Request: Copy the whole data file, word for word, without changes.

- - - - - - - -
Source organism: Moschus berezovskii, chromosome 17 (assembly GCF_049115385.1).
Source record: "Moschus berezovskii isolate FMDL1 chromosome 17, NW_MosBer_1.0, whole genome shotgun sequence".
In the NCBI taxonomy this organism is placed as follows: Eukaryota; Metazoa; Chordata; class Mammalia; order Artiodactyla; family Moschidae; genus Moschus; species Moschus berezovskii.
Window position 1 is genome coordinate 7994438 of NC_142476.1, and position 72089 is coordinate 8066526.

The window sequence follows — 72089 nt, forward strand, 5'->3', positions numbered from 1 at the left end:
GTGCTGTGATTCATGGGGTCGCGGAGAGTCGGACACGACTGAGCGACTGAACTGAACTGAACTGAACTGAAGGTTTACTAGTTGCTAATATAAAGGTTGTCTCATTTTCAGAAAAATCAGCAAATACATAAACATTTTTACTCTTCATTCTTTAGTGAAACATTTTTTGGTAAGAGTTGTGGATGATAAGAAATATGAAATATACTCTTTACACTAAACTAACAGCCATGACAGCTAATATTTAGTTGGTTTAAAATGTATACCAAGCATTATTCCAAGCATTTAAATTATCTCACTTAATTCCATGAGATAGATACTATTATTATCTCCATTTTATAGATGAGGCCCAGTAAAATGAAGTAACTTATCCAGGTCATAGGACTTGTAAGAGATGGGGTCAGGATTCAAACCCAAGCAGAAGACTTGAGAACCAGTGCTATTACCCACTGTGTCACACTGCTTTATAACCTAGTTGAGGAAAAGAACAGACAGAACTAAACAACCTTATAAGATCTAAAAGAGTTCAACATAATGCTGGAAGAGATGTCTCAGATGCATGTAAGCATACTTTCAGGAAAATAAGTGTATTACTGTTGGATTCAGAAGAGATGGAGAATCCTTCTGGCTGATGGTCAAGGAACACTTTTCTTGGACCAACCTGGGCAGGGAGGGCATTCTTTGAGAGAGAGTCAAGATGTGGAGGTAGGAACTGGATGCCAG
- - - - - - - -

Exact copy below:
Source organism: Moschus berezovskii, chromosome 17 (assembly GCF_049115385.1).
Source record: "Moschus berezovskii isolate FMDL1 chromosome 17, NW_MosBer_1.0, whole genome shotgun sequence".
In the NCBI taxonomy this organism is placed as follows: Eukaryota; Metazoa; Chordata; class Mammalia; order Artiodactyla; family Moschidae; genus Moschus; species Moschus berezovskii.
Window position 1 is genome coordinate 7994438 of NC_142476.1, and position 72089 is coordinate 8066526.

The window sequence follows — 72089 nt, forward strand, 5'->3', positions numbered from 1 at the left end:
GTGCTGTGATTCATGGGGTCGCGGAGAGTCGGACACGACTGAGCGACTGAACTGAACTGAACTGAACTGAAGGTTTACTAGTTGCTAATATAAAGGTTGTCTCATTTTCAGAAAAATCAGCAAATACATAAACATTTTTACTCTTCATTCTTTAGTGAAACATTTTTTGGTAAGAGTTGTGGATGATAAGAAATATGAAATATACTCTTTACACTAAACTAACAGCCATGACAGCTAATATTTAGTTGGTTTAAAATGTATACCAAGCATTATTCCAAGCATTTAAATTATCTCACTTAATTCCATGAGATAGATACTATTATTATCTCCATTTTATAGATGAGGCCCAGTAAAATGAAGTAACTTATCCAGGTCATAGGACTTGTAAGAGATGGGGTCAGGATTCAAACCCAAGCAGAAGACTTGAGAACCAGTGCTATTACCCACTGTGTCACACTGCTTTATAACCTAGTTGAGGAAAAGAACAGACAGAACTAAACAACCTTATAAGATCTAAAAGAGTTCAACATAATGCTGGAAGAGATGTCTCAGATGCATGTAAGCATACTTTCAGGAAAATAAGTGTATTACTGTTGGATTCAGAAGAGATGGAGAATCCTTCTGGCTGATGGTCAAGGAACACTTTTCTTGGACCAACCTGGGCAGGGAGGGCATTCTTTGAGAGAGAGTCAAGATGTGGAGGTAGGAACTGGATGCCAG